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Are We There Yet? Podcast

When it comes to human space exploration, we’re on the brink of something big.

Astronauts are about to make the leap from low-earth orbit to destinations never before explored by humans — deep space, asteroids and, ultimately, Mars.

New probes and rovers are leading the charge, helping us understand our solar system so we can put humans on new worlds.

Join host Brendan Byrne, space reporter at 90.7 WMFE in Orlando, Fla., as he explores the advances in human space exploration. From conversations with the engineers and scientists building the technology one day heading to Mars, to talks with visionaries and leaders who want to take humankind to deep space, the Are We There Yet? podcast reveals the next chapters in human space exploration.

Listen by clicking on the episodes below, on the WMFE mobile app, or subscribe to the podcast on Apple Podcasts, Stitcher, Google Play Music, Spotify or RSS Feed.

Are We There Yet? on iTunes Are We There Yet? on Stitcher Are We There Yet? in Google Music Are We There Yet? on Spotify



President George W. Bush and NASA Administrator Sean O’Keefe announce NASA’s new exploration plan in the wake of Columbia. (2004) Photo: NASA
Space

How Did We Get Here?


Each week, this podcasts asks the question “are we there yet?” but maybe it’s time to start asking “how did we get here?”
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CAD drawing of Mars 2020. Photo: NASA/JPL-Caltech
Space

They See Me Rovin’


Before we send humans to Mars, we’re exploring the red planet with rovers. NASA reached a critical milestone in the development of the Mars 2020 rover, set to launch in two years.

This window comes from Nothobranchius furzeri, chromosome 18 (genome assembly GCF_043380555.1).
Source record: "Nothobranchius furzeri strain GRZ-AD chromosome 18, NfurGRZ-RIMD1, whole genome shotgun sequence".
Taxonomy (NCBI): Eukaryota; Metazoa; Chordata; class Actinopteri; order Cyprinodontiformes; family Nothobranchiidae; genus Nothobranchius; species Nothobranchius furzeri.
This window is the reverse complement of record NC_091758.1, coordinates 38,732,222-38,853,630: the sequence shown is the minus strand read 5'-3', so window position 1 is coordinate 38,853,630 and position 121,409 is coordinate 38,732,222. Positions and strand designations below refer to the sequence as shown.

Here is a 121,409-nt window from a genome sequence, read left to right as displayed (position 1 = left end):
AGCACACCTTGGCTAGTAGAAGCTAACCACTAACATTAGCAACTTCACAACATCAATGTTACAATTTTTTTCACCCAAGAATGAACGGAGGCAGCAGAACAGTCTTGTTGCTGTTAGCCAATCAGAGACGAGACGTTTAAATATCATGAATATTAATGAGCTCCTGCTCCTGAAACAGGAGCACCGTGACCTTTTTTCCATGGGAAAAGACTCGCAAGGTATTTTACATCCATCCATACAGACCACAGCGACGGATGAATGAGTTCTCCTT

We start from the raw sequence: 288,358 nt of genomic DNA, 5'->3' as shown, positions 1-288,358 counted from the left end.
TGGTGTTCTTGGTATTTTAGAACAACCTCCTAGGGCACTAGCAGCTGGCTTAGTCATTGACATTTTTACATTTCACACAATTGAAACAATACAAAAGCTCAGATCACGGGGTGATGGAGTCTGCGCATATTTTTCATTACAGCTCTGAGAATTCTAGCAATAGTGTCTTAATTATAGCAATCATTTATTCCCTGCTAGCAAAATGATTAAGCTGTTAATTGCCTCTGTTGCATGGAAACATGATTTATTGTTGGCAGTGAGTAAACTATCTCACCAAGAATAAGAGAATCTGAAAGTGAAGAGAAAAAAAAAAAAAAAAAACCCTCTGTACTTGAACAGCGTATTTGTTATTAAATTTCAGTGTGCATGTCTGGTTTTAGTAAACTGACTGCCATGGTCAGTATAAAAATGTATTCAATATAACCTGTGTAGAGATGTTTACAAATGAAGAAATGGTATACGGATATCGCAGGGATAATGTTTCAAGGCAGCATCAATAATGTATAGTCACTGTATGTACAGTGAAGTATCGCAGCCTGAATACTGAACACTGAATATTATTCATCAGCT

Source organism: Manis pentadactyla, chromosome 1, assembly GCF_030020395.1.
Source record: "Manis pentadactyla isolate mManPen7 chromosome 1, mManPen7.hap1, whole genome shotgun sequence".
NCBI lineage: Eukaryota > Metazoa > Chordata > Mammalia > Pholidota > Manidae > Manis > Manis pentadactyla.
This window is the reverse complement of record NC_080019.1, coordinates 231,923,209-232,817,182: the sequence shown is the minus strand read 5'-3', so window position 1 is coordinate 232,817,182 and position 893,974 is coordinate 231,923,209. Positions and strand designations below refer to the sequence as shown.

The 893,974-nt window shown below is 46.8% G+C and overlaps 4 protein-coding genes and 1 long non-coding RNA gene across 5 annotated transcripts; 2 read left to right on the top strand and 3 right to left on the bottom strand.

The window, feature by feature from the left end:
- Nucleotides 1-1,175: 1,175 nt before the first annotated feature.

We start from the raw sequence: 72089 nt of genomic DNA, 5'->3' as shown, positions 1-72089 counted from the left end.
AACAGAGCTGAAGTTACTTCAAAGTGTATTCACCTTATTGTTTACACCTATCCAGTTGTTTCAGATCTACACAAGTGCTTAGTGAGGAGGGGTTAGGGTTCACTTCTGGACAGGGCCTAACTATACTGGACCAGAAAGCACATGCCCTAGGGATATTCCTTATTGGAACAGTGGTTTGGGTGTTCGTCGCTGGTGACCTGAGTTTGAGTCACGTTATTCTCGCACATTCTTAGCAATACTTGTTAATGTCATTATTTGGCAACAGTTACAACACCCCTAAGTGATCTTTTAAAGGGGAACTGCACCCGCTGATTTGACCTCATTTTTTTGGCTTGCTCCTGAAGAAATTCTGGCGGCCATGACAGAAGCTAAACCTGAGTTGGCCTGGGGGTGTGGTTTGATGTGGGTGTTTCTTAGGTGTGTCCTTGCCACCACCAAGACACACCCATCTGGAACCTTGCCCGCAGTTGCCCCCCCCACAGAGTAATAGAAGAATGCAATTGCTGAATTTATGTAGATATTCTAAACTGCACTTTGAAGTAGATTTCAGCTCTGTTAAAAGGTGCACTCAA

Read More »



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Space

Baby Got Boosters


NASA wants to head to Mars. To do that, they’re developing a brand new rocket. But just leaving the Earth’s gravity requires a huge amount of thrust. So the hammer that’s going to launch astronauts to Mars are two Solid Rocket Boosters.
Read More »



NASA’s water treatment system. Photo: NASA
Space

Thirsty? Urine Luck.


If we’re going to Mars, we’ve got to maximize the resources we’re taking by recycling, and that includes water. That’s right, astronauts are going to have to recycle their urine. Actually, they already do, and the technology is getting better.
Read More »




Space

What ‘Chu Know About Juno?


It’s been five years since Juno launched from Cape Canaveral. Once it enters its polar orbit, we’re going to learn so much about the make-up of the planet, as well as key scientific findings that will help us better understand how planets and solar systems form.
Read More »



Final concept of a habitat on Mars from the Red Works 3D team. Photo: Red Works 3D
Space

If You Build It…


If we’re going to work and live on Mars, we need a place to live. What if we could build a habitat when we get there?
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Mars Space Camp. Photo: Lockheed Martin
Central Florida News

Planning A Mars Base Camp


Tony Antonelli spent 24 days in space as a shuttle pilot, working on building the International Space Station. Now, he’s the chief technologist for Lockheed Martin’s civil exploration division. And he’s working on building the next space station, this one bound for Mars.
Read More »




Space

We’re On The Hunt For Exoplanets


NASA’s Kepler telescope discovered 1,284 new planets outside our solar system. They’re called exoplanets and the total count is now more than 3,000 confirmed planets. The telescope is only looking at a tiny fraction of the sky. The Transiting Exoplanet Survey Satellite — or TESS for short — is the next chapter in the search for other planets.
Read More »



To pass the time, Canadian Astronaut Chris Hadfield plays guitar. His music videos made quite the splash on social media. Photo: NASA
Space

Becoming ‘At Home In Space’


Remember going on road trips as a kid – all cooped up in a car for what seemed like forever? Well, imagine being cooped up like that for six months. That’s the typical mission duration on the International Space Station. So how do astronauts put up with each other? And how do they make that tin can in the sky a bit more like home?
Read More »




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